On June 14, 2016 the Ontario Superior Court allowed an action commenced by the estate of a deceased lottery winner to continue against her former investment advisors. Nancy Wagg had won $1.026 million in the lottery in 1995, and was an unsophisticated investor with little formal education. At the urging of her son-in-law, she invested roughly $800,000 in a speculative penny stock, which did not meet her KYC objectives. Her son-in-law was also a director and shareholder in the company. Following her death, Nancy's daughter (and wife to the investment advisor) became estate trustee under her will. The investment was ultimately determined to be worthless, and a substitute estate trustee was later put in place.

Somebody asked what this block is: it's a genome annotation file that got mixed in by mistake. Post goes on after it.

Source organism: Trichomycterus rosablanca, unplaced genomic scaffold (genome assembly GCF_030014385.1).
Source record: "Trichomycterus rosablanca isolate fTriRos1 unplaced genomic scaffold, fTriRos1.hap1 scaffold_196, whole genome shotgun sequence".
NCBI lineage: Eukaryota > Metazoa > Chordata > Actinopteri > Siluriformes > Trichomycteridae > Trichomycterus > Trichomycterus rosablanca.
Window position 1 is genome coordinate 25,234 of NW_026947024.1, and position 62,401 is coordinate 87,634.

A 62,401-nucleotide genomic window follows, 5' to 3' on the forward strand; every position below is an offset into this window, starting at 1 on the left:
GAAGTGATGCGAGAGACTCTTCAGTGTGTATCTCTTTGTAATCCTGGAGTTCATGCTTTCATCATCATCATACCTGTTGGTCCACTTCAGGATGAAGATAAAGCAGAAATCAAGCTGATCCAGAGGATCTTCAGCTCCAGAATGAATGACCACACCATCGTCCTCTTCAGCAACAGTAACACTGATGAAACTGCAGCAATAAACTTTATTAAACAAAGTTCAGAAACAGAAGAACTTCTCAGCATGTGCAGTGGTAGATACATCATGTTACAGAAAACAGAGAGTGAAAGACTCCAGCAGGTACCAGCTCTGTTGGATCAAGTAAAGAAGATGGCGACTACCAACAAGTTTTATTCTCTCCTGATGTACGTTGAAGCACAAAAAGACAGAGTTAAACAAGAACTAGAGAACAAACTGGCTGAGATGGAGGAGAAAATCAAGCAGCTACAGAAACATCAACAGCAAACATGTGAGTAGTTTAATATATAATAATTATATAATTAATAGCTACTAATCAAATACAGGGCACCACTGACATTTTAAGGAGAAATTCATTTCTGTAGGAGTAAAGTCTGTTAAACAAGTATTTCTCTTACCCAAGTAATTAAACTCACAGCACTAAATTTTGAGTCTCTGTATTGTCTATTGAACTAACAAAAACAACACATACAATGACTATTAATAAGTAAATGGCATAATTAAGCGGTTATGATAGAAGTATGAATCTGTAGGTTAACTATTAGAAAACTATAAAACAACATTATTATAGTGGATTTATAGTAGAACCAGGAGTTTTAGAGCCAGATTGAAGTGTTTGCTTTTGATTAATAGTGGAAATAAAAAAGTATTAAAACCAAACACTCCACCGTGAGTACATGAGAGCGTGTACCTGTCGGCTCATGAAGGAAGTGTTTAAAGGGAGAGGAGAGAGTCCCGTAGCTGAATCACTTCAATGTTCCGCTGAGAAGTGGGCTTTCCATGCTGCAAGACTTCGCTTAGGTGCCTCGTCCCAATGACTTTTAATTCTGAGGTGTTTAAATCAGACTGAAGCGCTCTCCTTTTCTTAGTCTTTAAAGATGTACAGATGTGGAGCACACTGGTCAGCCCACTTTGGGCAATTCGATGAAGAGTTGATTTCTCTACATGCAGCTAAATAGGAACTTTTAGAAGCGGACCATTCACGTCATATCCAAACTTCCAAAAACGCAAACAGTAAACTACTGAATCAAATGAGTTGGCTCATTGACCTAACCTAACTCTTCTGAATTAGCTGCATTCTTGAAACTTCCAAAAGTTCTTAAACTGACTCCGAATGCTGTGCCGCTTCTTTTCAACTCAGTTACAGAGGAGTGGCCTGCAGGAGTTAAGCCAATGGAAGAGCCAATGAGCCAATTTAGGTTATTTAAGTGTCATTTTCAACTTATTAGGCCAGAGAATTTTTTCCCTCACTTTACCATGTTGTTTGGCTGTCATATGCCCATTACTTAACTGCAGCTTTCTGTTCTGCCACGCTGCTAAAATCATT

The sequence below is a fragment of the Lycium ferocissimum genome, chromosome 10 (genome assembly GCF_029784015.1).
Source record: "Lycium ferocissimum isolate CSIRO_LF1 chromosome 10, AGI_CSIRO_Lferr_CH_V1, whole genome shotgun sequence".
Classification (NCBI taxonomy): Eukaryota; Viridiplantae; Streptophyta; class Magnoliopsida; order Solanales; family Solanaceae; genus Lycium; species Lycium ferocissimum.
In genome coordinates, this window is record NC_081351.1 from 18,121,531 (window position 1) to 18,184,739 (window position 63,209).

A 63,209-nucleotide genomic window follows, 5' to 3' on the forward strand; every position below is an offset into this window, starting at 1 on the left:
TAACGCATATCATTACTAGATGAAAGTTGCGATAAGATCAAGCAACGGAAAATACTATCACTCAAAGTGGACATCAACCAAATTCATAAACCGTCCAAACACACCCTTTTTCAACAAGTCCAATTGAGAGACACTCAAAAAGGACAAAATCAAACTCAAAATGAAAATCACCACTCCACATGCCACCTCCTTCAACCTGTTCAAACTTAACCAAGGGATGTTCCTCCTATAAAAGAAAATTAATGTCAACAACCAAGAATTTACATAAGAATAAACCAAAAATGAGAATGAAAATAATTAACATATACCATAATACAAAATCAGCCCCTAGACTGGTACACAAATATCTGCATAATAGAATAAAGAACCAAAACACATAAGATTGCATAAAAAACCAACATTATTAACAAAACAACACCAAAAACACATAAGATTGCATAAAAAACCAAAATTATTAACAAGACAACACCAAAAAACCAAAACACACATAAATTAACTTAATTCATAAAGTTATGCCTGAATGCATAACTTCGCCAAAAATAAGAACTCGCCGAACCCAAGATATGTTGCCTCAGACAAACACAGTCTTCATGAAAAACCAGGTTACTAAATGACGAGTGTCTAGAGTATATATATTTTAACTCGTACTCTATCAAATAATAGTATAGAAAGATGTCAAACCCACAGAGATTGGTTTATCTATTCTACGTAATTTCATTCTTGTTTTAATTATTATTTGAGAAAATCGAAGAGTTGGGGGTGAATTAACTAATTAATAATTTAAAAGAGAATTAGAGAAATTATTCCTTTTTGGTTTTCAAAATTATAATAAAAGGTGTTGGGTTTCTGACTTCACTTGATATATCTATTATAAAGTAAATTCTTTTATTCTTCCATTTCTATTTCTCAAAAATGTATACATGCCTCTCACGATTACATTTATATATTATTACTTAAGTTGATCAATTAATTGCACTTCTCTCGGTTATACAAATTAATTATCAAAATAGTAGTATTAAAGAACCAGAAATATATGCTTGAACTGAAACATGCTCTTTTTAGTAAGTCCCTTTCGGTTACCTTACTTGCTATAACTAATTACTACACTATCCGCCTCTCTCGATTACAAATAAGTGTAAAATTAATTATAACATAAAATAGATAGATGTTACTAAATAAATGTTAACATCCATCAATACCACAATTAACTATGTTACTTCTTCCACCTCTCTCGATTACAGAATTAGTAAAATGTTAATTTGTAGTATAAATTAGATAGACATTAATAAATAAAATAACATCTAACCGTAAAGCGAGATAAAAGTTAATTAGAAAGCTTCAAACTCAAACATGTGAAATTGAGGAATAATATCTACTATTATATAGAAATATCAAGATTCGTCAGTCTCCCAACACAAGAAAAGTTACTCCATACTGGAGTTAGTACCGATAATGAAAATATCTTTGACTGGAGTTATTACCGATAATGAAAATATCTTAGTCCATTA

The estate trustee commenced an action with respect to the losses suffered, but not until more than two years after Nancy's death. On the defendants' motion, Justice Newbould held that the action on its face was statute barred under the Trustee Act, yet declined to dismiss the action. The plaintiff provided sufficient evidence to conclude that whether the defendants engaged in a fraudulent concealment of the wrongdoing, so as to toll the limitation period, required a trial.